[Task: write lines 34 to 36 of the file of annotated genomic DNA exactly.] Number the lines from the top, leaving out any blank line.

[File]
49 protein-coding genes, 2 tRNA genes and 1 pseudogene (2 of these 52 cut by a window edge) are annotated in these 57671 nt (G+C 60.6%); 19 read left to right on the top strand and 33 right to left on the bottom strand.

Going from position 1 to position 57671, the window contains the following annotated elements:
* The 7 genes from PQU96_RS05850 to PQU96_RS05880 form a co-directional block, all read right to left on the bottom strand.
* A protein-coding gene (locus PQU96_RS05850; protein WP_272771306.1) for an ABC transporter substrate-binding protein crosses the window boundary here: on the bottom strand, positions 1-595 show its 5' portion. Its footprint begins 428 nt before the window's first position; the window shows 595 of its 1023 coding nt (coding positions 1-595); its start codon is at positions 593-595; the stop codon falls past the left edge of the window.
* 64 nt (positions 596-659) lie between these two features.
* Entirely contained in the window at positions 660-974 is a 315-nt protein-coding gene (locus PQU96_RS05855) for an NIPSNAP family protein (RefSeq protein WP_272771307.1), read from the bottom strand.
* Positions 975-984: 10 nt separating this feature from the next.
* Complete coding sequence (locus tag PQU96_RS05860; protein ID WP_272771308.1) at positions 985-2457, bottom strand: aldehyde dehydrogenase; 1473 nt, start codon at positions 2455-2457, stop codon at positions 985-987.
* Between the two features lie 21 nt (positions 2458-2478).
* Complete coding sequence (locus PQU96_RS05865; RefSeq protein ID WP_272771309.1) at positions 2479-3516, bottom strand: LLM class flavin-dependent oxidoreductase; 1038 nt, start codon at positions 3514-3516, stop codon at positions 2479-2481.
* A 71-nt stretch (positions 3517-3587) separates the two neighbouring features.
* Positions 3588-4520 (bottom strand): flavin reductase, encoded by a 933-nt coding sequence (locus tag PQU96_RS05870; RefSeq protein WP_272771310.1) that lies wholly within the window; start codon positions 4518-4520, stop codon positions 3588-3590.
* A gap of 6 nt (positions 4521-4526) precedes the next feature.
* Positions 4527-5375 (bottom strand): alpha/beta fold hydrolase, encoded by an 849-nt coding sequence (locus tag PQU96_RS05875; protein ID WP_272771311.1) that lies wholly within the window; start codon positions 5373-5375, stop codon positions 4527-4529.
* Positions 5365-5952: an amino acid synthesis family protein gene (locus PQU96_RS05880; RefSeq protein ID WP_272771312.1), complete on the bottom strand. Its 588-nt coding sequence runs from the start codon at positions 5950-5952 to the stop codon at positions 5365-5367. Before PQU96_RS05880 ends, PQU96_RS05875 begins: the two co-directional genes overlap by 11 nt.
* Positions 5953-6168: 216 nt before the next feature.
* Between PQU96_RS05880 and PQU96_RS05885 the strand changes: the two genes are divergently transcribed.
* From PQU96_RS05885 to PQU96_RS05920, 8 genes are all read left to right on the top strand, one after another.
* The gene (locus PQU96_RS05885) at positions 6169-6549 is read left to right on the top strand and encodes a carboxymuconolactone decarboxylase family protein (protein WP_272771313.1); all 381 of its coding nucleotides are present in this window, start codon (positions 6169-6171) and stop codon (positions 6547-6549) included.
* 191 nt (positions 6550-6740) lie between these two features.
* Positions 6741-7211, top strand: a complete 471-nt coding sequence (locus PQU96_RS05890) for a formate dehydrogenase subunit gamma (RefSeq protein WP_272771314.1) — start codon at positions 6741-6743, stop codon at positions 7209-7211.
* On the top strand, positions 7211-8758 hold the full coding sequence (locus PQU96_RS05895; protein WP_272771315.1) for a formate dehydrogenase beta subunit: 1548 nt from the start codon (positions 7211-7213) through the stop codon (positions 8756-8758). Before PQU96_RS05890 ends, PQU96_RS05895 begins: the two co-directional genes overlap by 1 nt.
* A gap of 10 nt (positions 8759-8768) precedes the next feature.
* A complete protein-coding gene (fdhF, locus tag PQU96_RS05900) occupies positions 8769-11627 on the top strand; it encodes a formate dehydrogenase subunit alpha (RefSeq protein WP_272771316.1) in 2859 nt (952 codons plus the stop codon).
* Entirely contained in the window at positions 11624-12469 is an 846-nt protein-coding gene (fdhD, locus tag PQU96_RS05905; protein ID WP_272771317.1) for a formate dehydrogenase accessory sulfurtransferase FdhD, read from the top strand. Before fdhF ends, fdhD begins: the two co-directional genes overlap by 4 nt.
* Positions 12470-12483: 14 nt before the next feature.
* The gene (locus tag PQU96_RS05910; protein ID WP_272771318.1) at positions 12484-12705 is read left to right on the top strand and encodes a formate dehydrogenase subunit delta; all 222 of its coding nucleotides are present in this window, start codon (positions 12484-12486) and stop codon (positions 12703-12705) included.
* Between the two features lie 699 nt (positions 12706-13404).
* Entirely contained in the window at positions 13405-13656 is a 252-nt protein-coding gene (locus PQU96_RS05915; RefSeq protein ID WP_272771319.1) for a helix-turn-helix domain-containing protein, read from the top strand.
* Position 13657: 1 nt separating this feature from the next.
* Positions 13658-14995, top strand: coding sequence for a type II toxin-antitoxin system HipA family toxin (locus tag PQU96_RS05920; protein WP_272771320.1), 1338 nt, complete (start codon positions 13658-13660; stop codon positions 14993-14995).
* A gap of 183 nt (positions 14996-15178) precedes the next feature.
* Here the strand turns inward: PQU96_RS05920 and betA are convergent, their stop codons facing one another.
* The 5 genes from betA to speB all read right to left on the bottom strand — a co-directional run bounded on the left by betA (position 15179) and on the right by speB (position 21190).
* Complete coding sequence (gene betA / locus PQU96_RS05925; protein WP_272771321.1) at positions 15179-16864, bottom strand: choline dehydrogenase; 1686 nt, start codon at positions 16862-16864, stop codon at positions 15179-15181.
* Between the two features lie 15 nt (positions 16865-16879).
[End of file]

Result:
* The 5 genes from betA to speB all read right to left on the bottom strand — a co-directional run bounded on the left by betA (position 15179) and on the right by speB (position 21190).
* Complete coding sequence (gene betA / locus PQU96_RS05925; protein WP_272771321.1) at positions 15179-16864, bottom strand: choline dehydrogenase; 1686 nt, start codon at positions 16862-16864, stop codon at positions 15179-15181.
* Between the two features lie 15 nt (positions 16865-16879).